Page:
THE MICHIGAN DAILY
Sunday, September 1, 1968
Page Ten THE MICHIGAN DAILY Sunday1 September 1, 968
Chicago confrontation: What happened
(Continued from Page 1)
Just over a small ridge, more
than 300 police waited in double
battle lines as their officers shout-
ed over electric bull horns: "This
is a final warning. Move out
now . . . you are in violation of
"Hell no, we won't go!" came
back the chant, and as seven
demonstrators carried the cross
forward to kneel and pray, a
few advanced to toss rocks and
bottle. In the background, the
crowd started the first verse of
"America the Beautiful."
It could have been a scene from
a Greek tragedy: The outdoor
theater, the background chorus.
sp'eakers with faces lost in the
The scene abruptly changed as
police, after three "final" warn-
ings, lobbed tear gas into the
Those who had been singing
were suddenly ~swearing at the
tops of their voices as they choked
\back tears. Taunts increased. The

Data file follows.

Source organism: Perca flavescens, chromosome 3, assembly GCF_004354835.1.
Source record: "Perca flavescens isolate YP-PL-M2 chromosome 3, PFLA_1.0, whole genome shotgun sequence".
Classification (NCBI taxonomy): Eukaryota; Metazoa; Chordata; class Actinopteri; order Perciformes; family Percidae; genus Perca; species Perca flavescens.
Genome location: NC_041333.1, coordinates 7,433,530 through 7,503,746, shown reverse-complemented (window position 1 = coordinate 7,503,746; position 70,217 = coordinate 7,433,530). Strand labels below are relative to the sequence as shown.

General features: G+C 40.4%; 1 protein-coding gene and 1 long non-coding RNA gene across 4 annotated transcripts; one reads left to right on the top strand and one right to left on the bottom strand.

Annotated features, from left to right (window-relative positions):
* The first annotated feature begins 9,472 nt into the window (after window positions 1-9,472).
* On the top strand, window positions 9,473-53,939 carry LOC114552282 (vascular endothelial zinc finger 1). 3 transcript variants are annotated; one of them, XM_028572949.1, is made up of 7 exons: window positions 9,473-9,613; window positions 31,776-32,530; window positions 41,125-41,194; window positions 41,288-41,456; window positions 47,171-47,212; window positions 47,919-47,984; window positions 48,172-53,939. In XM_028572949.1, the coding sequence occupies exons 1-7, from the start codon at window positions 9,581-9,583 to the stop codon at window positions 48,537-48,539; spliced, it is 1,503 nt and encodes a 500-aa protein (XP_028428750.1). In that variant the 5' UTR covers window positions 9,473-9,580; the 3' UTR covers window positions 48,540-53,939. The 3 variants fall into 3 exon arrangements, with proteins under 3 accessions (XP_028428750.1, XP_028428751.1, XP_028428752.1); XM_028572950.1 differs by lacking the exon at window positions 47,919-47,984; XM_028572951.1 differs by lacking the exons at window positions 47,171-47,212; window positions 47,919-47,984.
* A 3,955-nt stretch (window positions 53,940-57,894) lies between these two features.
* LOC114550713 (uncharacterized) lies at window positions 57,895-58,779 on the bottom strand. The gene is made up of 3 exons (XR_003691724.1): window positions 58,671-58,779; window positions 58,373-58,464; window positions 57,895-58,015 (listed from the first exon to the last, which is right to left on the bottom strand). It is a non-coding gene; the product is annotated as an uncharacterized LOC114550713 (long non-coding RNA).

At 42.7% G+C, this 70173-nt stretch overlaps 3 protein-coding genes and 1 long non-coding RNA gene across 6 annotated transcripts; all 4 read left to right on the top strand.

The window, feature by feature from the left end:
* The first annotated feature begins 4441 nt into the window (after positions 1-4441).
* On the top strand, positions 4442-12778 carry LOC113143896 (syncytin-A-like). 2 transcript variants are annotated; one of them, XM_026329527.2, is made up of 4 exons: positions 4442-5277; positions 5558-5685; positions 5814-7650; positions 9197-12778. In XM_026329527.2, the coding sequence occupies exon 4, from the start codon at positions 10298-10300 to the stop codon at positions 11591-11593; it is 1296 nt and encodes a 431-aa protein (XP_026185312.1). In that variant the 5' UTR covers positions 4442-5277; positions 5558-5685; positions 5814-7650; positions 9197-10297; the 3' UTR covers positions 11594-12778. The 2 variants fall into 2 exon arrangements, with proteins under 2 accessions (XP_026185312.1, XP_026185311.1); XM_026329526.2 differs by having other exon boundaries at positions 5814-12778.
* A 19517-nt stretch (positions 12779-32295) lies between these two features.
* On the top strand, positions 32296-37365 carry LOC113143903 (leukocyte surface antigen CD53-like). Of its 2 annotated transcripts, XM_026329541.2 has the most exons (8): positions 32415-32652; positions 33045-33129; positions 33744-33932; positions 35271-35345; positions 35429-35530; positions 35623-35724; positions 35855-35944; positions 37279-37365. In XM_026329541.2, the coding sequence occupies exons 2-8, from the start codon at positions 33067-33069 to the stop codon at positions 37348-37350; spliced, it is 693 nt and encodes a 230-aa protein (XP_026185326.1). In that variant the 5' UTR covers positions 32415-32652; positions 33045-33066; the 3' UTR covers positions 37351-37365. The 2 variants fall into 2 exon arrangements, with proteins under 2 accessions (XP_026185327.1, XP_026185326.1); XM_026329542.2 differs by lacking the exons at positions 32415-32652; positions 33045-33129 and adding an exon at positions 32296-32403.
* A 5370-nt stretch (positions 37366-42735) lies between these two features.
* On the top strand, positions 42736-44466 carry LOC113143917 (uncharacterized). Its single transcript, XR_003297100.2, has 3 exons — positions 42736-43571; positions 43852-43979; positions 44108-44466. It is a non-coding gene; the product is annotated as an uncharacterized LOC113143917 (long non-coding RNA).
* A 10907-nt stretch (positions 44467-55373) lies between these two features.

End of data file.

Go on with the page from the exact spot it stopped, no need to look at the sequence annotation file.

volume of obscenities expanded
as laggards were roughly prodd-
ed, but not beaten, with riot
Patrolmen who raised their
clubs high or drew pistols, as a
few did, were confronted by
groups of three and four who
screamed, "Hit me, pig! Shoot
The demonstrators fled the park
- and rambled toward downtown
Chicago. They passed the river
and continued south on Michigan
Avenue as they had been told by
marshals until they reached the
Conrad Hilton Hotel, headquarers
for the Democratic convention.
They massed in Grant Park
across from the Hilton. Police
standing side by side on both
sides of the avenue kept a vigil
until the dawn, letting the dem-
onstrators defy the curfew. The
youths lit bonfires and let derid-
ing insult fly but the police took
it unflinchingly rather than risk
srpeading tear gas and violence
to the Hilton.
Demonstrators found that, al-